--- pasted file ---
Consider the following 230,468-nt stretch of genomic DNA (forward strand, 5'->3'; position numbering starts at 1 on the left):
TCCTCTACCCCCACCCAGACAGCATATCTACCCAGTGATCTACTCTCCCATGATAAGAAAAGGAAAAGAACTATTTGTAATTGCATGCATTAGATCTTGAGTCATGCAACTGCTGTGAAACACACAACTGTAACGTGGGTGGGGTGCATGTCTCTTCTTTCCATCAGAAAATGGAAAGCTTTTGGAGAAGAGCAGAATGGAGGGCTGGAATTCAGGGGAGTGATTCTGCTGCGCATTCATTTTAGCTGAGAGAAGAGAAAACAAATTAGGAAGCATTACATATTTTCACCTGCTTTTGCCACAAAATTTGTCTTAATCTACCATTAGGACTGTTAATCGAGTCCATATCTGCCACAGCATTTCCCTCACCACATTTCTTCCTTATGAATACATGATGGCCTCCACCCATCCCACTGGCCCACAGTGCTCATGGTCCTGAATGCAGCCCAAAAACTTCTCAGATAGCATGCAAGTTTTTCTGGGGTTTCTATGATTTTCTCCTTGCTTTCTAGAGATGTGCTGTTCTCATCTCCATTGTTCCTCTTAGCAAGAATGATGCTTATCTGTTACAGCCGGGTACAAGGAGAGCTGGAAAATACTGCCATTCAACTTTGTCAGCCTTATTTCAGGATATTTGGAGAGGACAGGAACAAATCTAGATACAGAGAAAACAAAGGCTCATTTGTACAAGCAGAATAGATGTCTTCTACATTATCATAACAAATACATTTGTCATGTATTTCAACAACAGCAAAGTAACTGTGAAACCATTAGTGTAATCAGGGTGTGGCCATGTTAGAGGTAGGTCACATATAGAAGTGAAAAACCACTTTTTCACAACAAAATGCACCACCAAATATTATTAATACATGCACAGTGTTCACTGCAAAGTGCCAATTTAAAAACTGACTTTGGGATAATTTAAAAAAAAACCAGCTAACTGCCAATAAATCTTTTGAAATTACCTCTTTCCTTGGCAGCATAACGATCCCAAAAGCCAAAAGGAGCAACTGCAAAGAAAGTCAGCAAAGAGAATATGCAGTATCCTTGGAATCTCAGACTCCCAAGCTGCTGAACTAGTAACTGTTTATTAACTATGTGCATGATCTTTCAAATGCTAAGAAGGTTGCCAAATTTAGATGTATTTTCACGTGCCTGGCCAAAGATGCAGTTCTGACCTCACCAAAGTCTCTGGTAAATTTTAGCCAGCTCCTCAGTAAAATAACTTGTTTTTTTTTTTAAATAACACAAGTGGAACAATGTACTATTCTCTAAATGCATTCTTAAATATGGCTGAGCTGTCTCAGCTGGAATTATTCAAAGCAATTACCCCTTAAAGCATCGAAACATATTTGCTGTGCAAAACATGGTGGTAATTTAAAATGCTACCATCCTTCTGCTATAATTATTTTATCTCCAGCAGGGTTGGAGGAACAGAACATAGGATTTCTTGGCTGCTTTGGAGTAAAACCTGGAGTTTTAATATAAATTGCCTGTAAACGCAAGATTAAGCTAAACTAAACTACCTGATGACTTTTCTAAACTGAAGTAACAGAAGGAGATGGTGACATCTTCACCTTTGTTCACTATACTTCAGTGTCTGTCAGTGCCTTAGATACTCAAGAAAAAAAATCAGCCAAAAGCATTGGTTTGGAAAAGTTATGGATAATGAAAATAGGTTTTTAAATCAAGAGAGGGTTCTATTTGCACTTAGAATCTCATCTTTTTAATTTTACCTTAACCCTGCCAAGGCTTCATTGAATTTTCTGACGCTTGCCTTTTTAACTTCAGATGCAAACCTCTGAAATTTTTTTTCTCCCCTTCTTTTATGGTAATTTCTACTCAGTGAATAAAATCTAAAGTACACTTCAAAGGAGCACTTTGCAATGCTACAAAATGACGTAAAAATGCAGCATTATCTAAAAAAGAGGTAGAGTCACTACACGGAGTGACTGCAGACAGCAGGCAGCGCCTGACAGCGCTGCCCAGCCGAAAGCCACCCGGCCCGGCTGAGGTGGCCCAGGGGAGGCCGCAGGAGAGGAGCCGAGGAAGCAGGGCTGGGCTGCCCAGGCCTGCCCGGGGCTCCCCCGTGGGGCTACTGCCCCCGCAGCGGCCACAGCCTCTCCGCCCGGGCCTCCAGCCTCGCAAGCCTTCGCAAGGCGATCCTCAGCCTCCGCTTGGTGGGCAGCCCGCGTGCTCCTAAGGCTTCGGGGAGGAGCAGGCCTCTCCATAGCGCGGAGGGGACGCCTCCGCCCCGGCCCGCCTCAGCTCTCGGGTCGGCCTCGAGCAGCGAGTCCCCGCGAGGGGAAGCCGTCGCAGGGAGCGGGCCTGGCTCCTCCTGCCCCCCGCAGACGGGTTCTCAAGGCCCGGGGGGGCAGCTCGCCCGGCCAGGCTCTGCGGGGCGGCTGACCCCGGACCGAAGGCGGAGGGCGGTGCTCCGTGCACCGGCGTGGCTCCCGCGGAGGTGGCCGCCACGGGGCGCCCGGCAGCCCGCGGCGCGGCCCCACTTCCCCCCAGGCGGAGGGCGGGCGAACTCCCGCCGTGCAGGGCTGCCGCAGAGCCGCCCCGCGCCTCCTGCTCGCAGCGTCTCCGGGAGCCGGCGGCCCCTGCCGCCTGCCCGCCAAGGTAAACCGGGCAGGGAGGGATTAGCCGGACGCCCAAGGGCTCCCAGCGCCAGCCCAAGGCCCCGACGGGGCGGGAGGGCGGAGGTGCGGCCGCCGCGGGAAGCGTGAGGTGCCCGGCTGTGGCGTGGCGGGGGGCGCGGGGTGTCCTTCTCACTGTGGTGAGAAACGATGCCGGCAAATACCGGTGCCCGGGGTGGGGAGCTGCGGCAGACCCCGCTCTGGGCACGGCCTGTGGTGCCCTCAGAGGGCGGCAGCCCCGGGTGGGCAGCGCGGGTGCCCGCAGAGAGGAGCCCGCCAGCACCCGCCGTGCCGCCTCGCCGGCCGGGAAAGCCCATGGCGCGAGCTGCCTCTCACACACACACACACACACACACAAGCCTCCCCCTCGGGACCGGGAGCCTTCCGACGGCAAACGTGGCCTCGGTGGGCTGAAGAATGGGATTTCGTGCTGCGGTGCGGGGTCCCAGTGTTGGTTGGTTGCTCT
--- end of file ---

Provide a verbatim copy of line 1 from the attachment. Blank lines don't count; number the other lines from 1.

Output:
Consider the following 230,468-nt stretch of genomic DNA (forward strand, 5'->3'; position numbering starts at 1 on the left):